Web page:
Cannabis-smuggling attempt on Okinawa means Japanese prison for US airman
Stars and Stripes June 10, 2022
NAHA, Okinawa – A Japanese court on Friday sentenced a U.S. airman to three years in prison at hard labor and a $5,965 fine for attempting to smuggle cannabis into the country by mail.
Tech. Sgt. Jason Allen, 35, was indicted March 23 on a charge of violating Japan’s Cannabis Control Act and Customs Law, a spokeswoman for Naha District Public Prosecutors Office told Stars and Stripes by phone Monday.
Naha District Court this year has handed out several suspended sentences to Americans convicted of similar offenses. But Judge Tetsuro Sato, who sentenced Allen, said a suspended sentence is inappropriate in this case because he “played an important role” in arranging to have the package sent. Allen has 14 days to appeal.
Allen acted “for the purpose of profit,” but “his attempt was unsuccessful,” the prosecutor’s spokeswoman said. Some government officials in Japan customarily speak to the media on condition of anonymity.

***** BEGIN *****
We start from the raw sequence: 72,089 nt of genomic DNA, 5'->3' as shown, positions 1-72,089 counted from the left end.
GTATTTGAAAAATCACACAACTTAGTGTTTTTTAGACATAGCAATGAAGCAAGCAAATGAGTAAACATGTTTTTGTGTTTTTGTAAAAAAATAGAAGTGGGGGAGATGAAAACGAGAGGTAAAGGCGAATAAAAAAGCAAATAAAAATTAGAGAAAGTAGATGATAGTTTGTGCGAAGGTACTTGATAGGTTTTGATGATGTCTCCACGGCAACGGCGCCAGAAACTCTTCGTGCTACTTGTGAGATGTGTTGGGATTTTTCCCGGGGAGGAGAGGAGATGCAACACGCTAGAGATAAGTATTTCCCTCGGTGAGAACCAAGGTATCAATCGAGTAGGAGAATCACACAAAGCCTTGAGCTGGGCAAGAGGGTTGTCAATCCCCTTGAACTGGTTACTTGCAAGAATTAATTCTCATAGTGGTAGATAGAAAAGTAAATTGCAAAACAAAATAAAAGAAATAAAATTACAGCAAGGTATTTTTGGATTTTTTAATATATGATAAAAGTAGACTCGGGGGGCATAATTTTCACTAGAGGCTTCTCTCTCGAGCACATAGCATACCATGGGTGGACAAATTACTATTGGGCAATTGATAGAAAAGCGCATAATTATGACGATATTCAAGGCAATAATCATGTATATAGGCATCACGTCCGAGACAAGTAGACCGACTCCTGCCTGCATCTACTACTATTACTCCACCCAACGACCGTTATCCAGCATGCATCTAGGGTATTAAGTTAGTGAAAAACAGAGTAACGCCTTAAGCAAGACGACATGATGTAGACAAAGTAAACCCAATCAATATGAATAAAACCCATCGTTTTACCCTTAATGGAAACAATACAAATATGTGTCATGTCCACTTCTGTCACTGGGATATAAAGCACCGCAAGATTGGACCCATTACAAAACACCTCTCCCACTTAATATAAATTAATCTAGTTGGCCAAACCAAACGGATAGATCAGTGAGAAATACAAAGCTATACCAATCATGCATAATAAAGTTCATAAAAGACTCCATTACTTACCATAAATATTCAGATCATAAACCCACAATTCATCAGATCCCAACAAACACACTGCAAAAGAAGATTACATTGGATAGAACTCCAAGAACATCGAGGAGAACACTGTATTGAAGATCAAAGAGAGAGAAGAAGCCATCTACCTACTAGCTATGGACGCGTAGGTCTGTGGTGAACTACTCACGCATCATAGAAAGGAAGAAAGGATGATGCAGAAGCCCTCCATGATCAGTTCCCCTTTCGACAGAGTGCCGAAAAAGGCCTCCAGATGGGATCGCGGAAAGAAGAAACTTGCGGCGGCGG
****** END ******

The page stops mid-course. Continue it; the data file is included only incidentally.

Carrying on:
Customs officers at Kadena Air Base intercepted the parcel Aug. 2 and found about 2 pounds of dried cannabis inside, according to the indictment. The parcel was sent from Oregon by an “unidentified individual” and arrived at Kadena on July 30.
Allen is assigned to Kadena’s 18 Civil Engineer Squadron, according to a statement from the 18th Wing to Stars and Stripes on Friday.
So far this year, four Marines were given suspended sentences in Naha District Court for unrelated but similar offenses involving lesser amounts of cannabis.
Lance Cpl. Victor Valdez, 20, received a three-year suspended sentence on May 9 for violating Japan’s Narcotics and Psychotropics Control Act and Customs Law.
Cpl. Deshane Fox, 26, and Lance Cpl. Alfred Johnson, 25, received three-year suspended sentences on March 8 for importing cannabis by mail and selling it to fellow service members.
Lance Cpl. Scott Drebsky, 21, received a 2 ½ year suspended sentence on Feb. 28 after pleading guilty to violating the control act.
A fifth Marine, Cpl. Nicholas Garner, received two years in prison with hard labor and a $4,344 fine.
Stars and Stripes reporter Frank Andrews contributed to this report.